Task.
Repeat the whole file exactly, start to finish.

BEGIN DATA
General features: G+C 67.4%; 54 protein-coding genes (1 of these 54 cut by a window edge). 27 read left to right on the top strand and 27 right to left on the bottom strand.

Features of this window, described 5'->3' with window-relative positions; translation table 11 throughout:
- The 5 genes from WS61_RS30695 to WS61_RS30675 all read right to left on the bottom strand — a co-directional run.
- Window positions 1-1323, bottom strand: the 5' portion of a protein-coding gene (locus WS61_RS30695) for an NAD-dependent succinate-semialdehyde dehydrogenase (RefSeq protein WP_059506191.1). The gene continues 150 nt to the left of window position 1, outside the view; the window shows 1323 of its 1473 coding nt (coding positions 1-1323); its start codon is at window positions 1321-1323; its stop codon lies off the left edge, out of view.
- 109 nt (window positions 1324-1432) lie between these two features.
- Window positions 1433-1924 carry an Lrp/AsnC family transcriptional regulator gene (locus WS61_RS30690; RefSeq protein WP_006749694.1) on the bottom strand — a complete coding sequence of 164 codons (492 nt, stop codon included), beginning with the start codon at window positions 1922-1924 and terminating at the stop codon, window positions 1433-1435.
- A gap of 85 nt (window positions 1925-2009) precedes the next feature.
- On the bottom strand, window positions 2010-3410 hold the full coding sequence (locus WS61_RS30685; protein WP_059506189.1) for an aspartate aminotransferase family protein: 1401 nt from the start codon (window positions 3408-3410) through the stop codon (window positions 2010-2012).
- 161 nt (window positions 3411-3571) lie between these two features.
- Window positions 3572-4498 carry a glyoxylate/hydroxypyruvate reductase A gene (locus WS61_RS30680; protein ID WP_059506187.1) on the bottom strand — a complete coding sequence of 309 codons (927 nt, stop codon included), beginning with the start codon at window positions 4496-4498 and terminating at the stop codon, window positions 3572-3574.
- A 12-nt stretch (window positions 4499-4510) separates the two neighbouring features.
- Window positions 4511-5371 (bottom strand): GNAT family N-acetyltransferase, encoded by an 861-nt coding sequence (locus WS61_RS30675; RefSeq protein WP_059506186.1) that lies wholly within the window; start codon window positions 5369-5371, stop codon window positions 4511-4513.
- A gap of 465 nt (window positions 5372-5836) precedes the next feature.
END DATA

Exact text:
General features: G+C 67.4%; 54 protein-coding genes (1 of these 54 cut by a window edge). 27 read left to right on the top strand and 27 right to left on the bottom strand.

Features of this window, described 5'->3' with window-relative positions; translation table 11 throughout:
- The 5 genes from WS61_RS30695 to WS61_RS30675 all read right to left on the bottom strand — a co-directional run.
- Window positions 1-1323, bottom strand: the 5' portion of a protein-coding gene (locus WS61_RS30695) for an NAD-dependent succinate-semialdehyde dehydrogenase (RefSeq protein WP_059506191.1). The gene continues 150 nt to the left of window position 1, outside the view; the window shows 1323 of its 1473 coding nt (coding positions 1-1323); its start codon is at window positions 1321-1323; its stop codon lies off the left edge, out of view.
- 109 nt (window positions 1324-1432) lie between these two features.
- Window positions 1433-1924 carry an Lrp/AsnC family transcriptional regulator gene (locus WS61_RS30690; RefSeq protein WP_006749694.1) on the bottom strand — a complete coding sequence of 164 codons (492 nt, stop codon included), beginning with the start codon at window positions 1922-1924 and terminating at the stop codon, window positions 1433-1435.
- A gap of 85 nt (window positions 1925-2009) precedes the next feature.
- On the bottom strand, window positions 2010-3410 hold the full coding sequence (locus WS61_RS30685; protein WP_059506189.1) for an aspartate aminotransferase family protein: 1401 nt from the start codon (window positions 3408-3410) through the stop codon (window positions 2010-2012).
- 161 nt (window positions 3411-3571) lie between these two features.
- Window positions 3572-4498 carry a glyoxylate/hydroxypyruvate reductase A gene (locus WS61_RS30680; protein ID WP_059506187.1) on the bottom strand — a complete coding sequence of 309 codons (927 nt, stop codon included), beginning with the start codon at window positions 4496-4498 and terminating at the stop codon, window positions 3572-3574.
- A 12-nt stretch (window positions 4499-4510) separates the two neighbouring features.
- Window positions 4511-5371 (bottom strand): GNAT family N-acetyltransferase, encoded by an 861-nt coding sequence (locus WS61_RS30675; RefSeq protein WP_059506186.1) that lies wholly within the window; start codon window positions 5369-5371, stop codon window positions 4511-4513.
- A gap of 465 nt (window positions 5372-5836) precedes the next feature.